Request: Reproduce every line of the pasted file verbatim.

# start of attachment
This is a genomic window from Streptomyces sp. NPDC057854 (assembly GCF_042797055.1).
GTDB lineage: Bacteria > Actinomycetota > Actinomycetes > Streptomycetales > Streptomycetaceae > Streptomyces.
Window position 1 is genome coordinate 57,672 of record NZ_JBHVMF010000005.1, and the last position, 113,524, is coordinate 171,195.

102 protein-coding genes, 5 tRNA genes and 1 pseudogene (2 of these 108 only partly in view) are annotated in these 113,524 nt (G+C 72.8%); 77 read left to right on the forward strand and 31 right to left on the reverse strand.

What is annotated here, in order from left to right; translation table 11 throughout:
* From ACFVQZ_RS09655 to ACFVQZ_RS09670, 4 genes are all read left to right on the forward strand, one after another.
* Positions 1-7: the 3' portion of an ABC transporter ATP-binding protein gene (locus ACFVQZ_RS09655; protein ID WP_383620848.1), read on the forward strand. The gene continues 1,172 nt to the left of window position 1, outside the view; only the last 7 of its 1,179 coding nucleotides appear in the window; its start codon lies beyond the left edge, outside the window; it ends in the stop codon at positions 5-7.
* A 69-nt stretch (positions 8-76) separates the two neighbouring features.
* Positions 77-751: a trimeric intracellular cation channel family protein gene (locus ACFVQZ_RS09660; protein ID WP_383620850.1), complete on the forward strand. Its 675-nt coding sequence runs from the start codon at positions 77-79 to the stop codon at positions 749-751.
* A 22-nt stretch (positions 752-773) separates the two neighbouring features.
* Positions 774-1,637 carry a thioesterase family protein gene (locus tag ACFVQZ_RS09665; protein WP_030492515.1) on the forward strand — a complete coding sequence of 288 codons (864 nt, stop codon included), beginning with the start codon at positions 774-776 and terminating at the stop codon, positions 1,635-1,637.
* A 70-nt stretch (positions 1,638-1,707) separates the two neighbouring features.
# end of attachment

This is a genomic window from Streptomyces sp. NPDC057854 (assembly GCF_042797055.1).
GTDB lineage: Bacteria > Actinomycetota > Actinomycetes > Streptomycetales > Streptomycetaceae > Streptomyces.
Window position 1 is genome coordinate 57,672 of record NZ_JBHVMF010000005.1, and the last position, 113,524, is coordinate 171,195.

102 protein-coding genes, 5 tRNA genes and 1 pseudogene (2 of these 108 only partly in view) are annotated in these 113,524 nt (G+C 72.8%); 77 read left to right on the forward strand and 31 right to left on the reverse strand.

What is annotated here, in order from left to right; translation table 11 throughout:
* From ACFVQZ_RS09655 to ACFVQZ_RS09670, 4 genes are all read left to right on the forward strand, one after another.
* Positions 1-7: the 3' portion of an ABC transporter ATP-binding protein gene (locus ACFVQZ_RS09655; protein ID WP_383620848.1), read on the forward strand. The gene continues 1,172 nt to the left of window position 1, outside the view; only the last 7 of its 1,179 coding nucleotides appear in the window; its start codon lies beyond the left edge, outside the window; it ends in the stop codon at positions 5-7.
* A 69-nt stretch (positions 8-76) separates the two neighbouring features.
* Positions 77-751: a trimeric intracellular cation channel family protein gene (locus ACFVQZ_RS09660; protein ID WP_383620850.1), complete on the forward strand. Its 675-nt coding sequence runs from the start codon at positions 77-79 to the stop codon at positions 749-751.
* A 22-nt stretch (positions 752-773) separates the two neighbouring features.
* Positions 774-1,637 carry a thioesterase family protein gene (locus tag ACFVQZ_RS09665; protein WP_030492515.1) on the forward strand — a complete coding sequence of 288 codons (864 nt, stop codon included), beginning with the start codon at positions 774-776 and terminating at the stop codon, positions 1,635-1,637.
* A 70-nt stretch (positions 1,638-1,707) separates the two neighbouring features.